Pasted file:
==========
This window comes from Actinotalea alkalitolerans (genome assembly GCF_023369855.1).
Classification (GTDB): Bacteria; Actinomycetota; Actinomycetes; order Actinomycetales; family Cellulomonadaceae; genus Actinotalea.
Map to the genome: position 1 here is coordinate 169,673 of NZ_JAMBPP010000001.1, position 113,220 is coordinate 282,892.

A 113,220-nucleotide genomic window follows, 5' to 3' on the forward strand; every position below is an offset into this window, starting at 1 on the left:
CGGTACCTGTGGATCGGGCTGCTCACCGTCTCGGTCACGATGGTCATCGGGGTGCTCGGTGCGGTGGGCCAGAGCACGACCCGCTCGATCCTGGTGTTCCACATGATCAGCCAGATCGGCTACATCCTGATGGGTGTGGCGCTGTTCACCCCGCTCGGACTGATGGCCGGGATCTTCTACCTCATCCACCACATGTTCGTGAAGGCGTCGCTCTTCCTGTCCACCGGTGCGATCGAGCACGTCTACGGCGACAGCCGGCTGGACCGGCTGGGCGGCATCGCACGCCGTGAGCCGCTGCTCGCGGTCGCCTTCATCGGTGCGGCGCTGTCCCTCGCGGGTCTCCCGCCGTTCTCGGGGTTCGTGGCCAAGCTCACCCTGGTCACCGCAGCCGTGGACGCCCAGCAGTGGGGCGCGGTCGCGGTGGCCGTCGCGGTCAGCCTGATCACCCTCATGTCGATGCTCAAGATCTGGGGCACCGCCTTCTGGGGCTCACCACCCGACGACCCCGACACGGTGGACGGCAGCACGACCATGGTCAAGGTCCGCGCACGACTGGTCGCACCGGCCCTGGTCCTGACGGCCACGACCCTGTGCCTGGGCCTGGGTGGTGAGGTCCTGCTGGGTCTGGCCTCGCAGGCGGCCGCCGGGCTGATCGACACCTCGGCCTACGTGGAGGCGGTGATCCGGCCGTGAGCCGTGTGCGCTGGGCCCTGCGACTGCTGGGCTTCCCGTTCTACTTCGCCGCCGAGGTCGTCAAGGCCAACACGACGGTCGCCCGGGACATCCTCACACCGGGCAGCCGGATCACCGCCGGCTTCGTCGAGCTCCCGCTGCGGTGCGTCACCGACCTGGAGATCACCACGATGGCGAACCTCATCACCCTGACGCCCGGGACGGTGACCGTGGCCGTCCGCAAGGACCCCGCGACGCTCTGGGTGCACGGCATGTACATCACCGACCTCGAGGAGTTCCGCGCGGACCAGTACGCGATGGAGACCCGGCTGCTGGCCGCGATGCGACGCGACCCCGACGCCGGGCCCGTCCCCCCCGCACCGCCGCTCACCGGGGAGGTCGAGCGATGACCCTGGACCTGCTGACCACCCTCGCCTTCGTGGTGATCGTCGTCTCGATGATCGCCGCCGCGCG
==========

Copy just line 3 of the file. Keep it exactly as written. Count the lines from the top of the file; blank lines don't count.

Map to the genome: position 1 here is coordinate 169,673 of NZ_JAMBPP010000001.1, position 113,220 is coordinate 282,892.